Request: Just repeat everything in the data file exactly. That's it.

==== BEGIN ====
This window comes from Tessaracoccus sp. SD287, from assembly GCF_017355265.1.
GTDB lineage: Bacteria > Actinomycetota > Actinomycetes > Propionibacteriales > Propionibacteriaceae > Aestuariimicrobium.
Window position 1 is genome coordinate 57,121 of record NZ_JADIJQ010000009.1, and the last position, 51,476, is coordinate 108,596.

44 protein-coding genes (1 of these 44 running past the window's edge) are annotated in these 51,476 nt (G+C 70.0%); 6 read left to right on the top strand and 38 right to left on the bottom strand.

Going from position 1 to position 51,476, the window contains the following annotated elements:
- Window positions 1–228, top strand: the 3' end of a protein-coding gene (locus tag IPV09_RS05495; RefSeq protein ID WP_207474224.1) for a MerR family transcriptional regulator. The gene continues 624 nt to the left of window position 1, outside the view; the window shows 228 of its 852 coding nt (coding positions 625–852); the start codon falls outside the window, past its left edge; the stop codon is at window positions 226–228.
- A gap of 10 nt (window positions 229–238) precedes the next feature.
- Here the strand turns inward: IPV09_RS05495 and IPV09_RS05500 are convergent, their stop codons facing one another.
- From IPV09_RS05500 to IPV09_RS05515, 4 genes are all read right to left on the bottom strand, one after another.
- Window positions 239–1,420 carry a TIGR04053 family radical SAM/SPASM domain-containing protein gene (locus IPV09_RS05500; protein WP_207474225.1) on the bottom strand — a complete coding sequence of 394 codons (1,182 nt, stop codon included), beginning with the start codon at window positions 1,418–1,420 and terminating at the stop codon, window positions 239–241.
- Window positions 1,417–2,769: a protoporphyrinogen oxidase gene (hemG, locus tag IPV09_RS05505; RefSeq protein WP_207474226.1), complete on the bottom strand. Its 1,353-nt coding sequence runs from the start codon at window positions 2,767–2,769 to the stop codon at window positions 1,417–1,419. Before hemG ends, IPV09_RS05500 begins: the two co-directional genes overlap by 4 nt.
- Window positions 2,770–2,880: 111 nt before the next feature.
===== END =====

This window comes from Tessaracoccus sp. SD287, from assembly GCF_017355265.1.
GTDB lineage: Bacteria > Actinomycetota > Actinomycetes > Propionibacteriales > Propionibacteriaceae > Aestuariimicrobium.
Window position 1 is genome coordinate 57,121 of record NZ_JADIJQ010000009.1, and the last position, 51,476, is coordinate 108,596.

44 protein-coding genes (1 of these 44 running past the window's edge) are annotated in these 51,476 nt (G+C 70.0%); 6 read left to right on the top strand and 38 right to left on the bottom strand.

Going from position 1 to position 51,476, the window contains the following annotated elements:
- Window positions 1–228, top strand: the 3' end of a protein-coding gene (locus tag IPV09_RS05495; RefSeq protein ID WP_207474224.1) for a MerR family transcriptional regulator. The gene continues 624 nt to the left of window position 1, outside the view; the window shows 228 of its 852 coding nt (coding positions 625–852); the start codon falls outside the window, past its left edge; the stop codon is at window positions 226–228.
- A gap of 10 nt (window positions 229–238) precedes the next feature.
- Here the strand turns inward: IPV09_RS05495 and IPV09_RS05500 are convergent, their stop codons facing one another.
- From IPV09_RS05500 to IPV09_RS05515, 4 genes are all read right to left on the bottom strand, one after another.
- Window positions 239–1,420 carry a TIGR04053 family radical SAM/SPASM domain-containing protein gene (locus IPV09_RS05500; protein WP_207474225.1) on the bottom strand — a complete coding sequence of 394 codons (1,182 nt, stop codon included), beginning with the start codon at window positions 1,418–1,420 and terminating at the stop codon, window positions 239–241.
- Window positions 1,417–2,769: a protoporphyrinogen oxidase gene (hemG, locus tag IPV09_RS05505; RefSeq protein WP_207474226.1), complete on the bottom strand. Its 1,353-nt coding sequence runs from the start codon at window positions 2,767–2,769 to the stop codon at window positions 1,417–1,419. Before hemG ends, IPV09_RS05500 begins: the two co-directional genes overlap by 4 nt.
- Window positions 2,770–2,880: 111 nt before the next feature.